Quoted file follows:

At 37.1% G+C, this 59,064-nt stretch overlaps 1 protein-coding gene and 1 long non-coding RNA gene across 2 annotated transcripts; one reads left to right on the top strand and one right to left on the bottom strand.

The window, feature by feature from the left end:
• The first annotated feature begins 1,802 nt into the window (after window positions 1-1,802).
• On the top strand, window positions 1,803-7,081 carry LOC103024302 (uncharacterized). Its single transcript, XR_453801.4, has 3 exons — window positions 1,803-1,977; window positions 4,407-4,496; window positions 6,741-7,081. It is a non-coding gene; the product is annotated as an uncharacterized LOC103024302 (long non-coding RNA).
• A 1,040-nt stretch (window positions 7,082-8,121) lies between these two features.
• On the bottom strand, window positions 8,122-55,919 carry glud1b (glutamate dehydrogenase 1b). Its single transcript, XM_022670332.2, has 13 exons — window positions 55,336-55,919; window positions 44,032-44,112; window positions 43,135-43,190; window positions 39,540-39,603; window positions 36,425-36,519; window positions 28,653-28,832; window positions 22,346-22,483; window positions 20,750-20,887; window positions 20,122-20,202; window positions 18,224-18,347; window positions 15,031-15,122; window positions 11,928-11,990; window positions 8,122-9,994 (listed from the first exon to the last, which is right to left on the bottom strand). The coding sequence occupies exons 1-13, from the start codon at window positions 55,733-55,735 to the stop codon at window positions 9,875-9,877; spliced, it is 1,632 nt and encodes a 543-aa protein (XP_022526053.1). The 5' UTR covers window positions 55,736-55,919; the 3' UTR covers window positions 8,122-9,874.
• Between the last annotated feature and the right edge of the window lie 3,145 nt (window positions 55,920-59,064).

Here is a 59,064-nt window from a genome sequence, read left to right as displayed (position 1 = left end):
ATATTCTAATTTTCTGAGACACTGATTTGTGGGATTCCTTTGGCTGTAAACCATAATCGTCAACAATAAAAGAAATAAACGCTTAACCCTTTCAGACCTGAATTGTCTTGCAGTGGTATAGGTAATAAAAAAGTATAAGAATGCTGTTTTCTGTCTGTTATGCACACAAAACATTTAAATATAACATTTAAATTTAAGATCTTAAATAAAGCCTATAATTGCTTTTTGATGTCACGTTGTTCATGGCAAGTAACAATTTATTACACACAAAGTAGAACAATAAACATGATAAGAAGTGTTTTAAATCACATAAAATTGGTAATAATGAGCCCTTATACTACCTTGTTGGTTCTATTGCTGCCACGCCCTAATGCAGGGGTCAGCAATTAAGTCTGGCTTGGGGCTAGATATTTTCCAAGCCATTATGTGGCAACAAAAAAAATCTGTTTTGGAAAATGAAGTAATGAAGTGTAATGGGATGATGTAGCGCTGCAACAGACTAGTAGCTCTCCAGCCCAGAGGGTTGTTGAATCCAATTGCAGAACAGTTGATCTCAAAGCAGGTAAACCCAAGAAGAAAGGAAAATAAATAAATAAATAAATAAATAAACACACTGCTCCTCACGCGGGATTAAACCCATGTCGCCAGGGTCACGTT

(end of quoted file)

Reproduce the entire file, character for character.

At 37.1% G+C, this 59,064-nt stretch overlaps 1 protein-coding gene and 1 long non-coding RNA gene across 2 annotated transcripts; one reads left to right on the top strand and one right to left on the bottom strand.

The window, feature by feature from the left end:
• The first annotated feature begins 1,802 nt into the window (after window positions 1-1,802).
• On the top strand, window positions 1,803-7,081 carry LOC103024302 (uncharacterized). Its single transcript, XR_453801.4, has 3 exons — window positions 1,803-1,977; window positions 4,407-4,496; window positions 6,741-7,081. It is a non-coding gene; the product is annotated as an uncharacterized LOC103024302 (long non-coding RNA).
• A 1,040-nt stretch (window positions 7,082-8,121) lies between these two features.
• On the bottom strand, window positions 8,122-55,919 carry glud1b (glutamate dehydrogenase 1b). Its single transcript, XM_022670332.2, has 13 exons — window positions 55,336-55,919; window positions 44,032-44,112; window positions 43,135-43,190; window positions 39,540-39,603; window positions 36,425-36,519; window positions 28,653-28,832; window positions 22,346-22,483; window positions 20,750-20,887; window positions 20,122-20,202; window positions 18,224-18,347; window positions 15,031-15,122; window positions 11,928-11,990; window positions 8,122-9,994 (listed from the first exon to the last, which is right to left on the bottom strand). The coding sequence occupies exons 1-13, from the start codon at window positions 55,733-55,735 to the stop codon at window positions 9,875-9,877; spliced, it is 1,632 nt and encodes a 543-aa protein (XP_022526053.1). The 5' UTR covers window positions 55,736-55,919; the 3' UTR covers window positions 8,122-9,874.
• Between the last annotated feature and the right edge of the window lie 3,145 nt (window positions 55,920-59,064).

Here is a 59,064-nt window from a genome sequence, read left to right as displayed (position 1 = left end):
ATATTCTAATTTTCTGAGACACTGATTTGTGGGATTCCTTTGGCTGTAAACCATAATCGTCAACAATAAAAGAAATAAACGCTTAACCCTTTCAGACCTGAATTGTCTTGCAGTGGTATAGGTAATAAAAAAGTATAAGAATGCTGTTTTCTGTCTGTTATGCACACAAAACATTTAAATATAACATTTAAATTTAAGATCTTAAATAAAGCCTATAATTGCTTTTTGATGTCACGTTGTTCATGGCAAGTAACAATTTATTACACACAAAGTAGAACAATAAACATGATAAGAAGTGTTTTAAATCACATAAAATTGGTAATAATGAGCCCTTATACTACCTTGTTGGTTCTATTGCTGCCACGCCCTAATGCAGGGGTCAGCAATTAAGTCTGGCTTGGGGCTAGATATTTTCCAAGCCATTATGTGGCAACAAAAAAAATCTGTTTTGGAAAATGAAGTAATGAAGTGTAATGGGATGATGTAGCGCTGCAACAGACTAGTAGCTCTCCAGCCCAGAGGGTTGTTGAATCCAATTGCAGAACAGTTGATCTCAAAGCAGGTAAACCCAAGAAGAAAGGAAAATAAATAAATAAATAAATAAATAAACACACTGCTCCTCACGCGGGATTAAACCCATGTCGCCAGGGTCACGTT